Baseline characteristics

The median age for women in the study was 29 years (interquartile range (IQR) 26–32 years) and women had been HIV-infected for a median 60 months (IQR 51–70 months). Median CD4 count and viral load at randomization were 558 cells/μl (IQR 448–734 cells/μl) and 4.05 log copies/ml (IQR 3.51–4.42 log copies/ml). Participant characteristics by study arm are summarized in Table 1. There were no significant differences in age, time post-infection, use of injectable contraception, CD4+ T cell counts, viral loads, or sexually transmitted infections between women randomized to either receive a CVL alone or MC followed by a CVL.

Table 1. Characteristics of participants overall, and stratified by study arm.

Of the 19 women in the MC arm, nine (47.4%) were on depot medroxyprogesterone acetate (DMPA) injectable contraception, one participant had a tubal ligation, while the remaining nine women (47.4%) were not on any hormonal contraception. Of the 20 women in the CVL only arm, 13 (65.0%) were on injectable contraception [DMPA (n = 11) and norethisterone (n = 2)], while seven (35.0%) reported no contraceptive use (including one woman in menopause). Of the 22 women on injectable contraception, irrespective of study arm, 15 (68.2%) reported amenorrhoea.

Feasibility and Acceptability of Menstrual Cup Sampling

The median time that the MC was in place was 120 minutes (range 88–175 minutes). A total of 17/20 (85%) women in the MC arm returned the questionnaires about acceptability of the MC sampling method. All of the women opted for the nurse or clinical practitioner to insert and remove the MC. A majority (94%, 16/17) of participants answered that clinician insertion was acceptable, that wearing the MC and removal was comfortable. All participants indicated their willingness to wear a MC again, and all preferred to have the MC inserted instead of a speculum. Nearly one third (29%) indicated that they would consider self-inserting the MC if adequately trained, with 47% being unsure and 24% indicating that they did not want to self-insert the MC.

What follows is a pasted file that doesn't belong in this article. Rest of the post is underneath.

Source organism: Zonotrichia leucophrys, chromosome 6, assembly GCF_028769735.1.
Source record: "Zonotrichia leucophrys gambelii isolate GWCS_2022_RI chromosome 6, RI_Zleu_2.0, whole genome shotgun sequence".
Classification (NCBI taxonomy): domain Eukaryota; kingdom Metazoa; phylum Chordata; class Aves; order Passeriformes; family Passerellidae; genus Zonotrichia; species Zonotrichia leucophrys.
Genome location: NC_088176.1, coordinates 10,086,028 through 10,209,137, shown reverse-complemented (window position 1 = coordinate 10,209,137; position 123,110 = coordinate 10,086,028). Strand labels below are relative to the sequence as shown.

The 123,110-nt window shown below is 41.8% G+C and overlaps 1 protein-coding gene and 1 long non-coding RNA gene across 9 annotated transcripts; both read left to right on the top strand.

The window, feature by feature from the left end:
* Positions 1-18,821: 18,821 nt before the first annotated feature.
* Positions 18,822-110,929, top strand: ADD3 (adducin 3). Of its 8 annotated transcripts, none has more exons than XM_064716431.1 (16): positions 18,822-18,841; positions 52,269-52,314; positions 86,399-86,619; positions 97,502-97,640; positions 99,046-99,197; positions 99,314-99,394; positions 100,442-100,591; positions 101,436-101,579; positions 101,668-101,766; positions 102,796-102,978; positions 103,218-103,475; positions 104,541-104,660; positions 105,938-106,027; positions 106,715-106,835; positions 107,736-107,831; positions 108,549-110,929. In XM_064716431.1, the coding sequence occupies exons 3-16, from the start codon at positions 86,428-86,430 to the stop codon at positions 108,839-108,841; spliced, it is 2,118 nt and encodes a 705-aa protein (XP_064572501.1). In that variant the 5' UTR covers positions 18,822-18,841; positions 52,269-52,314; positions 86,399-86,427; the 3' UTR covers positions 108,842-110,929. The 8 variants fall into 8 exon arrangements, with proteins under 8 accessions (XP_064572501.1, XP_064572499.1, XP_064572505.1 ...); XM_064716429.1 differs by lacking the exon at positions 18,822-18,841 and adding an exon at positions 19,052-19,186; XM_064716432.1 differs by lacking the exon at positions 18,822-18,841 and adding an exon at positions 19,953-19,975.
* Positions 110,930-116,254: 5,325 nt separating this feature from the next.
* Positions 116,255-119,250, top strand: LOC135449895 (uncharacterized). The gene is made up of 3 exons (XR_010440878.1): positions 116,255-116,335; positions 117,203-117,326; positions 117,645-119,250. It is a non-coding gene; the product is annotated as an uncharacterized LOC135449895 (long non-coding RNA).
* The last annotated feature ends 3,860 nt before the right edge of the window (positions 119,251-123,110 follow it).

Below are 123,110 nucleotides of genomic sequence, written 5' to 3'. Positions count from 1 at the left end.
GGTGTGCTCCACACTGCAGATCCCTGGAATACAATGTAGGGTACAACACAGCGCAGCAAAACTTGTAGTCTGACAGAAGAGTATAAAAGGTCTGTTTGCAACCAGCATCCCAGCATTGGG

Menstrual cup specimens yield higher HIV-1 specific and total antibody levels than CVL specimens

Specific activity was compared between MCs and randomized CVLs in order to evaluate the differences in magnitudes for the HIV-specific binding antibodies. As shown in Fig 2A–2D, levels of p24, p66, gp41 and gp120-specific activities were significantly higher (all p<0.001) in MCs than in randomized CVL samples. Total IgG levels were also higher in MCs compared to randomized CVL samples (p<0.001) (Fig 3A). In addition, post-MC CVLs were measured for total IgG and compared to those of randomized CVLs to investigate an impact on subsequent levels of IgG secreted with prior MC sampling. Interestingly, while there was a trend towards lower levels of total IgG in post-MC CVL samples, these were not significantly different to randomized CVL levels (p = 0.096), suggesting minimal impact of prior MC sampling.